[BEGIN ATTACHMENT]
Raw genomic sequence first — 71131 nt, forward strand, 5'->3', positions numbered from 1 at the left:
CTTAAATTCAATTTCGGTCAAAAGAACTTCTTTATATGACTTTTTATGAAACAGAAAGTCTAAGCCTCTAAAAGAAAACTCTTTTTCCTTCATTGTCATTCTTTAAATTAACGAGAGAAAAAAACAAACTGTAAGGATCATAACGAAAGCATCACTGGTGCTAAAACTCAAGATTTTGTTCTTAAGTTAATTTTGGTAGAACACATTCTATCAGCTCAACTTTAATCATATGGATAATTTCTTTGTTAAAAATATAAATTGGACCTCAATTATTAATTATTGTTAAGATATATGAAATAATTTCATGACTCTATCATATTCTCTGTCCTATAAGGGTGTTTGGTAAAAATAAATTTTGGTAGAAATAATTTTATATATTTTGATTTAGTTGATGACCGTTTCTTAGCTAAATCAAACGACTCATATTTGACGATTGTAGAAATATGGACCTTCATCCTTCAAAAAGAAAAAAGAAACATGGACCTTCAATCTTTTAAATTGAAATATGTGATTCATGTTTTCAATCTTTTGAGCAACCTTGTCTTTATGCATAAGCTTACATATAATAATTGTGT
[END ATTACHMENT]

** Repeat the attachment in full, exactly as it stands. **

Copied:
Raw genomic sequence first — 71131 nt, forward strand, 5'->3', positions numbered from 1 at the left:
CTTAAATTCAATTTCGGTCAAAAGAACTTCTTTATATGACTTTTTATGAAACAGAAAGTCTAAGCCTCTAAAAGAAAACTCTTTTTCCTTCATTGTCATTCTTTAAATTAACGAGAGAAAAAAACAAACTGTAAGGATCATAACGAAAGCATCACTGGTGCTAAAACTCAAGATTTTGTTCTTAAGTTAATTTTGGTAGAACACATTCTATCAGCTCAACTTTAATCATATGGATAATTTCTTTGTTAAAAATATAAATTGGACCTCAATTATTAATTATTGTTAAGATATATGAAATAATTTCATGACTCTATCATATTCTCTGTCCTATAAGGGTGTTTGGTAAAAATAAATTTTGGTAGAAATAATTTTATATATTTTGATTTAGTTGATGACCGTTTCTTAGCTAAATCAAACGACTCATATTTGACGATTGTAGAAATATGGACCTTCATCCTTCAAAAAGAAAAAAGAAACATGGACCTTCAATCTTTTAAATTGAAATATGTGATTCATGTTTTCAATCTTTTGAGCAACCTTGTCTTTATGCATAAGCTTACATATAATAATTGTGT